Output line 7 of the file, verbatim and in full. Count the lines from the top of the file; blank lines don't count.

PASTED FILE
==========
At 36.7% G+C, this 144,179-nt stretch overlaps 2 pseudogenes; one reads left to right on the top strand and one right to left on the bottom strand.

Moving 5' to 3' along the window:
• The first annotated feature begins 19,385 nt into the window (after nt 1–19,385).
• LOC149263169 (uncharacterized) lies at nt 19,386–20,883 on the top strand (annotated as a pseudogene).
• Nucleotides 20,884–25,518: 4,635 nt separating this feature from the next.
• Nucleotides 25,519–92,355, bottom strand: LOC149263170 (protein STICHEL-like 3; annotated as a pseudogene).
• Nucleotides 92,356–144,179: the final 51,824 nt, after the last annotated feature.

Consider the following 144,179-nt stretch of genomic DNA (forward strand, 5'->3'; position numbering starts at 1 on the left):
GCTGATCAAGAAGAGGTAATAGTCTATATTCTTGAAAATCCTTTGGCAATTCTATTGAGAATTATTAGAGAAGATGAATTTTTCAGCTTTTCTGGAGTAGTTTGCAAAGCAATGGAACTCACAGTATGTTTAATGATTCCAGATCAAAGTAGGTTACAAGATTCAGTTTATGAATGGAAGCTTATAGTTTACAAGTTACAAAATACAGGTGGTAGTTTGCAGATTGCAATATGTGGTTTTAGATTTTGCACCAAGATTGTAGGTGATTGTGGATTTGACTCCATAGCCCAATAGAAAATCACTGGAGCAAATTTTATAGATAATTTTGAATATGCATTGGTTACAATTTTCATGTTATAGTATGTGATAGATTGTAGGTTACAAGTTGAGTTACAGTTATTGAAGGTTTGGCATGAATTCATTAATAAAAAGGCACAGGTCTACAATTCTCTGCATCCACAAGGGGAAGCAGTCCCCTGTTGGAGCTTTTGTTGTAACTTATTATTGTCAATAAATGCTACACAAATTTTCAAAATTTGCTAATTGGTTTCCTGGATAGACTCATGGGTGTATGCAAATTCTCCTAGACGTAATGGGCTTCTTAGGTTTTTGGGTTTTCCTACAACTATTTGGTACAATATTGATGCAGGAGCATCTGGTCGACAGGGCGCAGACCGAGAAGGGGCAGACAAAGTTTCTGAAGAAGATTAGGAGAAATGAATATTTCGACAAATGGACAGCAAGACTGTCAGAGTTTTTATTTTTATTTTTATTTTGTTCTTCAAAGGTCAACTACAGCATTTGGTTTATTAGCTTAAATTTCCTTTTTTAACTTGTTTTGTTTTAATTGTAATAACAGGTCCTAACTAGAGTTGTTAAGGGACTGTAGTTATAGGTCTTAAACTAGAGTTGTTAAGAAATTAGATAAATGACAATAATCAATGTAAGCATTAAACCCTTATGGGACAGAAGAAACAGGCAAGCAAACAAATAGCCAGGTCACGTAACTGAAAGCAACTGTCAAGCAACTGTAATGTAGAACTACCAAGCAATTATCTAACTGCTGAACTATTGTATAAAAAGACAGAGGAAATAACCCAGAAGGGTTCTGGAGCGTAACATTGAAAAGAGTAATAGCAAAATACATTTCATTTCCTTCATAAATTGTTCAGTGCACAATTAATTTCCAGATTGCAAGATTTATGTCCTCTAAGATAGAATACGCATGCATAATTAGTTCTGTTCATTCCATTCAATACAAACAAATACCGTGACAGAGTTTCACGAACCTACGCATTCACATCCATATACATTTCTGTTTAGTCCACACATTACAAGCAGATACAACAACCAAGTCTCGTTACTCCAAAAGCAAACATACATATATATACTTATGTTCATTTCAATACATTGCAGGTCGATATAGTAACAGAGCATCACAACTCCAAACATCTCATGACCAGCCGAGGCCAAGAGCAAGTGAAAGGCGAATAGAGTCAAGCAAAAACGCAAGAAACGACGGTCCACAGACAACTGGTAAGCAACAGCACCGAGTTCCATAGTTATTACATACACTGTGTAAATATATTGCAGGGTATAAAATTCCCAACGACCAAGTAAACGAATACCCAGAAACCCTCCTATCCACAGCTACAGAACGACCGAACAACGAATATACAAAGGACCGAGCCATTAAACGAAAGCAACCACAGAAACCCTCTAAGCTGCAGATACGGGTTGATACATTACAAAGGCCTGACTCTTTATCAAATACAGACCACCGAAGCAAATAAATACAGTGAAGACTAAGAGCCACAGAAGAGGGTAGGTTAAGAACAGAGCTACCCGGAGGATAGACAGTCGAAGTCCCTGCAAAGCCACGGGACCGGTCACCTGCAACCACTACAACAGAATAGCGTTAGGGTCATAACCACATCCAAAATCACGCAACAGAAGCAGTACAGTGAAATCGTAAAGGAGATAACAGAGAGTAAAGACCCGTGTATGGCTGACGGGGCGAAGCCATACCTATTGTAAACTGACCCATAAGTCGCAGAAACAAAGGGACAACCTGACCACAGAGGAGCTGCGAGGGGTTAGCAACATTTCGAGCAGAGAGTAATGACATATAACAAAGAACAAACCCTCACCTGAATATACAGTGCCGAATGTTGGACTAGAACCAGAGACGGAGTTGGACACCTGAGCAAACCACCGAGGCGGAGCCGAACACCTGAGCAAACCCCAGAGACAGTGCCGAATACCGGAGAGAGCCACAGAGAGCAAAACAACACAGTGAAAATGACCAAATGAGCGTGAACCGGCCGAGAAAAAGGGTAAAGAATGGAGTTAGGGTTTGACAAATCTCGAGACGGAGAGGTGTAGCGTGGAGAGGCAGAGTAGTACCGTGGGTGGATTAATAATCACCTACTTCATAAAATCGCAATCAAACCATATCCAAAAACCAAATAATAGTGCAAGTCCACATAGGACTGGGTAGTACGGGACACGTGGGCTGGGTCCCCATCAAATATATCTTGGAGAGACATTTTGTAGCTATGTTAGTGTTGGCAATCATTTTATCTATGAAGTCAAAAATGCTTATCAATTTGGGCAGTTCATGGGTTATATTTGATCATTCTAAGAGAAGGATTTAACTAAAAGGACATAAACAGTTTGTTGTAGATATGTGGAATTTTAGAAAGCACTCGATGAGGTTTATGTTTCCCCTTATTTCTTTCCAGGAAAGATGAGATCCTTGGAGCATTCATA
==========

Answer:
• Nucleotides 92,356–144,179: the final 51,824 nt, after the last annotated feature.